Take Advantage of In-house Knowledge

You may have a vast amount of accumulated knowledge in-house. Experienced employees or those with unique skills can be tapped to share their knowledge. This type of knowledge transfer can be especially helpful to avoid losing knowledge when staff retire or leave the company. If you can only afford to send key staff to conferences, make sure they present what they learn to the rest of the team.

Ways for employees to share knowledge:

  • Lunch & Learn sessions
  • Presentations
  • Training documentation
  • Wikis

In addition to creating training materials and presentations, knowledgeable staff can mentor existing staff or new employees. Mentorship programs have become a popular way to transfer technical knowledge, leadership skills, and the soft skills required for success. Mentorships are cost-effective and create camaraderie within the business.

Certification Costs

Cisco Certified Internetwork Expert (CCIE)

Those with a CCIE certification have superior network engineering skills, can manage and operate large, complex networks, and develop creative solutions to complex networking problems across a broad range of circumstances and technologies. Many need more than one attempt to pass this stringent certification process.

Certification cost: This certification consists of both a written exam and a lab exam. The written exam costs $450 and the lab exam costs $1600 per attempt, plus travel costs.

Cisco Certified Network Associate (CCNA)

CCNA holders perform essential tasks such as installation, configuration, operation, troubleshooting, connection verification to remote sites, security risk mitigation, and performance enhancement. They should also be familiar with technologies such as access control lists (ACLs), VLANs and various routing protocols.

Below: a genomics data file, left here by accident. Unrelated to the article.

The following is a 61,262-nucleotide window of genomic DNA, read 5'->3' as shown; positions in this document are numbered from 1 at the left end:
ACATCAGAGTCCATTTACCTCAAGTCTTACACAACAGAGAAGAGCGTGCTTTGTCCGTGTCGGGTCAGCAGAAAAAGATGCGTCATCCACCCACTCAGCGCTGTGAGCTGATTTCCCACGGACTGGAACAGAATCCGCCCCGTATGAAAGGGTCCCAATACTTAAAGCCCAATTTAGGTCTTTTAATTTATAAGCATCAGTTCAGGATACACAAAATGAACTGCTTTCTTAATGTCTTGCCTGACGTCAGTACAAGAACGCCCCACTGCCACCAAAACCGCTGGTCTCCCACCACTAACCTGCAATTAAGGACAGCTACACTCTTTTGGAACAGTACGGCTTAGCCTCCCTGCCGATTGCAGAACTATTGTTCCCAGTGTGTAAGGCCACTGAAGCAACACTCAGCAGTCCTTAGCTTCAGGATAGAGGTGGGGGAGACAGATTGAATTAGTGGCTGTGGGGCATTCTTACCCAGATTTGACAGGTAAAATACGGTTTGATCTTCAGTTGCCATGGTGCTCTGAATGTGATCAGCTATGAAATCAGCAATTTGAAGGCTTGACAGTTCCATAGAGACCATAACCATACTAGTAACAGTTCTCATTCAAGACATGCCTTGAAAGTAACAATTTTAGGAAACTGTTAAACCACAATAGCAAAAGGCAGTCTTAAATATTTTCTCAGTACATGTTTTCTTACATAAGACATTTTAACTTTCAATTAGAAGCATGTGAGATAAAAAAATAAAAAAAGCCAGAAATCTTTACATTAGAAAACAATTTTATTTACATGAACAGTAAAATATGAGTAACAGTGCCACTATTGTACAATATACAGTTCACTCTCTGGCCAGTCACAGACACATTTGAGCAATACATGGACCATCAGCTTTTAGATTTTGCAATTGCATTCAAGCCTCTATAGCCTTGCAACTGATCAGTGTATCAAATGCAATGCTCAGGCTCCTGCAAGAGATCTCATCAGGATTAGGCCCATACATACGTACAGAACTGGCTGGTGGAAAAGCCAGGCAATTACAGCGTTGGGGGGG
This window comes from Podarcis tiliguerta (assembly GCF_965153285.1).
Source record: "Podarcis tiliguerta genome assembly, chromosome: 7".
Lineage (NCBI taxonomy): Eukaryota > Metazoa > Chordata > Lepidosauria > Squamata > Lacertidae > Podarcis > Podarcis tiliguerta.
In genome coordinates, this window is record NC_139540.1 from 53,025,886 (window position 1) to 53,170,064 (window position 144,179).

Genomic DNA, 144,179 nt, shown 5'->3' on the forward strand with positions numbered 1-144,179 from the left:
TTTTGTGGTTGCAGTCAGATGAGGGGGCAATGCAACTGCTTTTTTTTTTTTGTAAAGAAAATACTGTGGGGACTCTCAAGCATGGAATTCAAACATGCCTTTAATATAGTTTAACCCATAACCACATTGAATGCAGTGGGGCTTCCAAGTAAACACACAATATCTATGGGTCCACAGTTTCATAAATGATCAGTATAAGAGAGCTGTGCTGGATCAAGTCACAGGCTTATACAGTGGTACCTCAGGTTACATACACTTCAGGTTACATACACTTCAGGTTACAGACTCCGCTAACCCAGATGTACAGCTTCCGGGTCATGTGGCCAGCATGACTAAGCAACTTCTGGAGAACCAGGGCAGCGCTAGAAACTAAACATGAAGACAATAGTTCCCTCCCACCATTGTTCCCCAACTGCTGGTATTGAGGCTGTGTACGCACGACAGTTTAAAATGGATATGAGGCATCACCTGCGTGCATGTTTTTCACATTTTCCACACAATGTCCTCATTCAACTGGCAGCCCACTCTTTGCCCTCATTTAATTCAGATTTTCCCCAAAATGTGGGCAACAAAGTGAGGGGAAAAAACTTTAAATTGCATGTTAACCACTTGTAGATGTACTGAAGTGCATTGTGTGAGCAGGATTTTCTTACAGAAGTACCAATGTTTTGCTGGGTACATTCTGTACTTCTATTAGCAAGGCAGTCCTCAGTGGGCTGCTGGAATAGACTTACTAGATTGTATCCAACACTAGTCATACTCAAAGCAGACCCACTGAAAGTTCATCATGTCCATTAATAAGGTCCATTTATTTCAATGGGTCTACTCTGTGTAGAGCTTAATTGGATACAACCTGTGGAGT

Certification cost: Most CCNA exams cost between $300 to $325. The ICND1 and ICND2 exams each cost $165. Practice tests are also available, ranging from $119 to $149. Cisco also offers an annual Routing and Certification pass for $319.

Microsoft Certified Solutions Expert (MCSE)

The MCSE is available in a variety of subjects. It’s designed to meet the requirements for Microsoft professionals in today’s ever-changing technology environment. MCSE certification holders can solve difficult problems needing innovative resolutions, design systems, and complex solutions, build and deploy, and operate, maintain, and optimize Microsoft-based systems.

Certification cost: Most Microsoft exams cost $165 each.

Project Management Professional (PMP)

PMP credential holders can manage the phases of a project; including initiating, planning and budgeting, scheduling, controlling, monitoring, closing the project and can manage all aspects of the triple constraints; time, cost, and scope.

Certification cost: Exam costs differ for PMI members versus non-members. The member exam costs $405 and the non-member exam costs $555. The exams can be retaken for $275 (member) or $375 (non-member).

Investing in IT training is the fastest way to grow an effective team. The proper training can nurture and help to develop skills within your team that they otherwise wouldn’t possess.  Use our blog for more tips on growing and improving your IT company and general insights into the IT industry.